Monday, June 27, 2011

Is Paintball an Unwanted Bastard Child?

While the title of this article is clearly meant to grab your attention, it poses a serious question as to the nature and origins of paintball (as we know it). On this, the 30th anniversary of paintball, I might be somewhat of a pariah in saying this, but paintball doesn't appear to be held in as high of an esteem by its creators and original players, as it is by us (today's players). There are very few people in general that have remained active in the paintball community since its relative beginnings (although I'm fortunate enough to know a few, and I commend them), and there are many that seem simply soured to it.

If you were to gauge paintball's worth by how much its creators have supported and nurtured it in the last 20 or so years, then you'd be sorely disappointed. Among those 12 players that played the first paintball game, none (to my knowledge) still play, and none have been involved in the industry since the 1990s. Now, a large part of that may come from the fact that paintball had a turbulent and sometimes iffy beginning, with plenty of legal and logistical problems plaguing it. However, could it be that people are generally inclined to become bored of paintball, particularly the playing aspect of it? Think about all the field owners, industry veterans and entrepreneurs that you know that make their living via paintball, yet seldom (if ever) find time to play it. I'm sure most of us know a few if not many. That's not to say nearly all paintball veterans tend to become disenamoured (excuse my neologism) with the game, but you'd be fighting an uphill battle to say that the vast majority continue to enjoy playing the game that they once loved. Typically those that invent something (or put a great deal into developing it) tend to place it in high regard, and are great proponents of it. But I really can't say this is the case with paintball at all.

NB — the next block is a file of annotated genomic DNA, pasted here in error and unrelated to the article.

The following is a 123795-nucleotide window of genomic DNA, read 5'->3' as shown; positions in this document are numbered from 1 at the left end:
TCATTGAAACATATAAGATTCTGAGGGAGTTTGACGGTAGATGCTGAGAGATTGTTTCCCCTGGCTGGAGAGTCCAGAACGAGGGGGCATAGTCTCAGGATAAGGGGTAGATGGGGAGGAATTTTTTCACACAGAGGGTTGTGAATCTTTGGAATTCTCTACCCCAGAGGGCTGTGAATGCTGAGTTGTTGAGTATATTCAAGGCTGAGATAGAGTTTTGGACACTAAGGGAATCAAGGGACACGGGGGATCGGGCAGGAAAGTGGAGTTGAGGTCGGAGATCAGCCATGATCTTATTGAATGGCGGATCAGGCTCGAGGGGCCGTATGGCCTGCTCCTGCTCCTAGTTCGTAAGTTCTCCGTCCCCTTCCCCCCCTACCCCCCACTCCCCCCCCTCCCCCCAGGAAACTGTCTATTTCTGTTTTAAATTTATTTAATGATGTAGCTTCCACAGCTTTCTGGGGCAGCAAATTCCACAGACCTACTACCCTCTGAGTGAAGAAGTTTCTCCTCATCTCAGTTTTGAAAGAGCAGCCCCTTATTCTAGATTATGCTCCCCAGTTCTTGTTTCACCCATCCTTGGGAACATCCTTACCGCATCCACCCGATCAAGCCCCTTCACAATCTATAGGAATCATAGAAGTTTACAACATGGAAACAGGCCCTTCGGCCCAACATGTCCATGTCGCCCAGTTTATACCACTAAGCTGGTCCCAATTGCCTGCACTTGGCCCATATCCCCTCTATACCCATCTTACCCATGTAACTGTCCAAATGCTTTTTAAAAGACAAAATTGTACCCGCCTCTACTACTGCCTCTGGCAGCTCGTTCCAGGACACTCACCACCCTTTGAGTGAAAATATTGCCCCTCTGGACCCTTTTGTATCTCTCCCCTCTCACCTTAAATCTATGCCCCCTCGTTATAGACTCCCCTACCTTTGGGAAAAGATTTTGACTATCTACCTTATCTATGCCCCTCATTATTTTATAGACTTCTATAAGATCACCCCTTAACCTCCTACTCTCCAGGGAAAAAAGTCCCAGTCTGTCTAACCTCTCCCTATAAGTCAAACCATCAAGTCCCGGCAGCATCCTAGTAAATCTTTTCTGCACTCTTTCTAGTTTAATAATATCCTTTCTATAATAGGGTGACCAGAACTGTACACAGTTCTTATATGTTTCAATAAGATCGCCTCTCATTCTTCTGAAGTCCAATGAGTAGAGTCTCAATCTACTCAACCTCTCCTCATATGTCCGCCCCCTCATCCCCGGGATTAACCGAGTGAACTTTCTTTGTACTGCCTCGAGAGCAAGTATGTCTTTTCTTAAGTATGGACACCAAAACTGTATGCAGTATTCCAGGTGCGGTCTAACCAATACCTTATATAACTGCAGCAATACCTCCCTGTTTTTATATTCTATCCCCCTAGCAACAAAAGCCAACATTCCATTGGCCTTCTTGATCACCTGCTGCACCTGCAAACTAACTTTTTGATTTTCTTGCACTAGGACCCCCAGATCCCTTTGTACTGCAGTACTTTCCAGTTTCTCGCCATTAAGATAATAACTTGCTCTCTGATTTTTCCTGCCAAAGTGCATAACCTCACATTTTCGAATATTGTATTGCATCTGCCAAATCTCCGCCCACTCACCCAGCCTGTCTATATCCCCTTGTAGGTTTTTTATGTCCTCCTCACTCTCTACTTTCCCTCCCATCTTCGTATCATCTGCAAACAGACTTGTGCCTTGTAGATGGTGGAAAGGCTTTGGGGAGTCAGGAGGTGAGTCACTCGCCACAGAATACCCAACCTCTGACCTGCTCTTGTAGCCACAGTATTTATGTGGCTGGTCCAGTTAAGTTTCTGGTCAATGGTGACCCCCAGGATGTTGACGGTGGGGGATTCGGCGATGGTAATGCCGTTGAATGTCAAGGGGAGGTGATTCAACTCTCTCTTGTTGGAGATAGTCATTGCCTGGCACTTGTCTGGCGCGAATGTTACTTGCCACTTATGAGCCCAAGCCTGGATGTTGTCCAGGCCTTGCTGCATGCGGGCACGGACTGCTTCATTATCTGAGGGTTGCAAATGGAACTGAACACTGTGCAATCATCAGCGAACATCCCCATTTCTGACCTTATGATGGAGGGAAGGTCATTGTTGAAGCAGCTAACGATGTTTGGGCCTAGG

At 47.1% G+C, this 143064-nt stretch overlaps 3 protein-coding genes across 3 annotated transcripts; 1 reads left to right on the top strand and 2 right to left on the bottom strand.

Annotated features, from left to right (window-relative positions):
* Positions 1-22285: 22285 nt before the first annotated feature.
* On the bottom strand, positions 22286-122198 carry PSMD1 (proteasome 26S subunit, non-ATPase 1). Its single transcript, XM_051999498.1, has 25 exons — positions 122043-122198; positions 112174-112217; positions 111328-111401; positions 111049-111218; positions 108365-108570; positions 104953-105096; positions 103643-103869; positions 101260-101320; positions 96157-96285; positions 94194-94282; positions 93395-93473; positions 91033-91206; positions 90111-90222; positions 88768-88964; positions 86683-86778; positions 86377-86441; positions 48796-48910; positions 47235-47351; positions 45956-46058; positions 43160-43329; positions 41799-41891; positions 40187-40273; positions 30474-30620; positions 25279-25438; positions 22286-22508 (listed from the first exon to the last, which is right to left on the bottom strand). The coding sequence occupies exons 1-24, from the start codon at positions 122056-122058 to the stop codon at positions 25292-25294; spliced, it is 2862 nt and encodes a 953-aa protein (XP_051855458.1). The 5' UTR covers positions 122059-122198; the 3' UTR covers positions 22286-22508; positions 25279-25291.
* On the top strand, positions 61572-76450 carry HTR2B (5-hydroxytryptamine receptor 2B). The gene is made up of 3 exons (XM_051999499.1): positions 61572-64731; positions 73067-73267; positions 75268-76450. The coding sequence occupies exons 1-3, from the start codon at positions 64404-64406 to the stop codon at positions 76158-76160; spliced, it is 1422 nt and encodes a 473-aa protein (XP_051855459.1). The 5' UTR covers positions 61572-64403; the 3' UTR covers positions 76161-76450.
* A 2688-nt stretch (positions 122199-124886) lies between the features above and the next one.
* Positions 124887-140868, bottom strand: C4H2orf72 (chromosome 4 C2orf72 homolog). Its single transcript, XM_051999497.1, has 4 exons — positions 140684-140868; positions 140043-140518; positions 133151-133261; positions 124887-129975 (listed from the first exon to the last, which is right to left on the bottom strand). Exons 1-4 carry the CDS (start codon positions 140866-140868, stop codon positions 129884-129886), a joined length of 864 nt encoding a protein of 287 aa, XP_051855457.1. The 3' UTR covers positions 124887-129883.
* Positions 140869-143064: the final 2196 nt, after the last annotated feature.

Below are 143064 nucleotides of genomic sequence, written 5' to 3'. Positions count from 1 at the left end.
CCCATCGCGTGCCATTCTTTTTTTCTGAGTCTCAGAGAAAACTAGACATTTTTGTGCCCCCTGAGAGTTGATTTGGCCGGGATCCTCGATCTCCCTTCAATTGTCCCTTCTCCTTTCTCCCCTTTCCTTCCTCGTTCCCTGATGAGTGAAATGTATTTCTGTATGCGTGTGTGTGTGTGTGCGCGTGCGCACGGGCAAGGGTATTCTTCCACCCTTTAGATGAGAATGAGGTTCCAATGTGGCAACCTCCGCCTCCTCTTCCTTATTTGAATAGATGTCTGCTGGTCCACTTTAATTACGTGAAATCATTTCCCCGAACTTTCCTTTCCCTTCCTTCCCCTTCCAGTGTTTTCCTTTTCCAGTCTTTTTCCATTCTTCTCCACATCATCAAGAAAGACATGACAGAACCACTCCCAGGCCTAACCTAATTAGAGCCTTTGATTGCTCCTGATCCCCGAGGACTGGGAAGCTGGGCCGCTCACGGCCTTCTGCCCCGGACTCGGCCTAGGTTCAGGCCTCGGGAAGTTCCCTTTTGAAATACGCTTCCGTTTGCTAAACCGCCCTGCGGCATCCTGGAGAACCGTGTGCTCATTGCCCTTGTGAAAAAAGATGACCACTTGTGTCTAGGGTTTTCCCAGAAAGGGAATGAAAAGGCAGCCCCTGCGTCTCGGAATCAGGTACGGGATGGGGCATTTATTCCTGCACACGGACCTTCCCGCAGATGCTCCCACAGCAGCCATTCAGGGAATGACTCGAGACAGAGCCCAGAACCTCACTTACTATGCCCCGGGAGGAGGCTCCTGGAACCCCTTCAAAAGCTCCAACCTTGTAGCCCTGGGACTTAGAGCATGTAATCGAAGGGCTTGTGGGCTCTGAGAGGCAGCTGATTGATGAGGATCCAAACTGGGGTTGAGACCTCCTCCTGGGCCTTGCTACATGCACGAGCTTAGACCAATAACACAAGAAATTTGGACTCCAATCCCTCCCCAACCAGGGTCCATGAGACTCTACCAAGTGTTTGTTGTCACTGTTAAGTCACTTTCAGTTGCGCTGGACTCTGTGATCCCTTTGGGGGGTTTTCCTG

What does that failing speak to? Is paintball's gameplay just not exciting/deep/appealing enough to maintain the average player's interest over the course of many years? Or is there something about the industry that causes people to find less enjoyment in the game over time?

And then another question should be asked, what use is it lauding the creation of a game that even the creators don't care for? And how many of you posted a story about the creation of paintball this weekend, yet haven't found time in months to actually play it?

I suppose the crux of what I'm getting at is (as ironic as this may sound) stop talking and...

As always, comments (especially ones that provide other opinions) are strongly encouraged!

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